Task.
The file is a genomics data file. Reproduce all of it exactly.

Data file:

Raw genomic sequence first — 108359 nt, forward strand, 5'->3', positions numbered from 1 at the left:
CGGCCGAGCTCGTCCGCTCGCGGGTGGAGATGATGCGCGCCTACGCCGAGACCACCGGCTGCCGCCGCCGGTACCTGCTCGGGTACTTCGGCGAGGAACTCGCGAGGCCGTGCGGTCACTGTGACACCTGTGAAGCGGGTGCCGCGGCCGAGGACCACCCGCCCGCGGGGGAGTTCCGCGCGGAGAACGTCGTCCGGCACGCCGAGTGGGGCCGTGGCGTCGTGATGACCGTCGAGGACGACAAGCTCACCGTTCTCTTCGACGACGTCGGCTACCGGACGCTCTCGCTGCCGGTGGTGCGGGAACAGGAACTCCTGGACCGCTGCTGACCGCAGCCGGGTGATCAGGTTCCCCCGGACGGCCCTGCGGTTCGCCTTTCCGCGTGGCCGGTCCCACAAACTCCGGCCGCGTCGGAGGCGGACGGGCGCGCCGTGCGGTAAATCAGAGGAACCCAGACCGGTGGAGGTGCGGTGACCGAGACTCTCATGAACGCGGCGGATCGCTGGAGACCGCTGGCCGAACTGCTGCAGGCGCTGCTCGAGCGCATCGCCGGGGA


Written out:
Raw genomic sequence first — 108359 nt, forward strand, 5'->3', positions numbered from 1 at the left:
CGGCCGAGCTCGTCCGCTCGCGGGTGGAGATGATGCGCGCCTACGCCGAGACCACCGGCTGCCGCCGCCGGTACCTGCTCGGGTACTTCGGCGAGGAACTCGCGAGGCCGTGCGGTCACTGTGACACCTGTGAAGCGGGTGCCGCGGCCGAGGACCACCCGCCCGCGGGGGAGTTCCGCGCGGAGAACGTCGTCCGGCACGCCGAGTGGGGCCGTGGCGTCGTGATGACCGTCGAGGACGACAAGCTCACCGTTCTCTTCGACGACGTCGGCTACCGGACGCTCTCGCTGCCGGTGGTGCGGGAACAGGAACTCCTGGACCGCTGCTGACCGCAGCCGGGTGATCAGGTTCCCCCGGACGGCCCTGCGGTTCGCCTTTCCGCGTGGCCGGTCCCACAAACTCCGGCCGCGTCGGAGGCGGACGGGCGCGCCGTGCGGTAAATCAGAGGAACCCAGACCGGTGGAGGTGCGGTGACCGAGACTCTCATGAACGCGGCGGATCGCTGGAGACCGCTGGCCGAACTGCTGCAGGCGCTGCTCGAGCGCATCGCCGGGGA